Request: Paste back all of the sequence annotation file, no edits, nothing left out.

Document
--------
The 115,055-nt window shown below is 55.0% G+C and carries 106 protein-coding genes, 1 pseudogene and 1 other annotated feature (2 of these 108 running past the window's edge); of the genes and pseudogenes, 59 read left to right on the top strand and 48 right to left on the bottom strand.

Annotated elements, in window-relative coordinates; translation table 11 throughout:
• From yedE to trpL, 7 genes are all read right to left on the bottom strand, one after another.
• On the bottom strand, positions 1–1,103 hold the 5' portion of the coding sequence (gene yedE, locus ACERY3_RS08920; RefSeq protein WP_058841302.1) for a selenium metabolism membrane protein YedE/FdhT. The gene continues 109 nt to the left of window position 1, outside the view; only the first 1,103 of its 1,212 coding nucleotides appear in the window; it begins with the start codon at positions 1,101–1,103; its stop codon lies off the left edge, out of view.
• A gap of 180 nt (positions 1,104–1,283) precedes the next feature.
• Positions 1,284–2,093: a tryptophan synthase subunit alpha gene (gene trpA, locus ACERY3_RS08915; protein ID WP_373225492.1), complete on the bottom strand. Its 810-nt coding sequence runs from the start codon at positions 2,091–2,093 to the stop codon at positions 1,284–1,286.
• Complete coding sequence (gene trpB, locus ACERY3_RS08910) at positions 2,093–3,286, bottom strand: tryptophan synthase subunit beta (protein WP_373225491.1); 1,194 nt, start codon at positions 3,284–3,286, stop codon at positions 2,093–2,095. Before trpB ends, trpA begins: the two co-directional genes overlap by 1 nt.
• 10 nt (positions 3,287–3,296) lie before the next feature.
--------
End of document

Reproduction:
The 115,055-nt window shown below is 55.0% G+C and carries 106 protein-coding genes, 1 pseudogene and 1 other annotated feature (2 of these 108 running past the window's edge); of the genes and pseudogenes, 59 read left to right on the top strand and 48 right to left on the bottom strand.

Annotated elements, in window-relative coordinates; translation table 11 throughout:
• From yedE to trpL, 7 genes are all read right to left on the bottom strand, one after another.
• On the bottom strand, positions 1–1,103 hold the 5' portion of the coding sequence (gene yedE, locus ACERY3_RS08920; RefSeq protein WP_058841302.1) for a selenium metabolism membrane protein YedE/FdhT. The gene continues 109 nt to the left of window position 1, outside the view; only the first 1,103 of its 1,212 coding nucleotides appear in the window; it begins with the start codon at positions 1,101–1,103; its stop codon lies off the left edge, out of view.
• A gap of 180 nt (positions 1,104–1,283) precedes the next feature.
• Positions 1,284–2,093: a tryptophan synthase subunit alpha gene (gene trpA, locus ACERY3_RS08915; protein ID WP_373225492.1), complete on the bottom strand. Its 810-nt coding sequence runs from the start codon at positions 2,091–2,093 to the stop codon at positions 1,284–1,286.
• Complete coding sequence (gene trpB, locus ACERY3_RS08910) at positions 2,093–3,286, bottom strand: tryptophan synthase subunit beta (protein WP_373225491.1); 1,194 nt, start codon at positions 3,284–3,286, stop codon at positions 2,093–2,095. Before trpB ends, trpA begins: the two co-directional genes overlap by 1 nt.
• 10 nt (positions 3,287–3,296) lie before the next feature.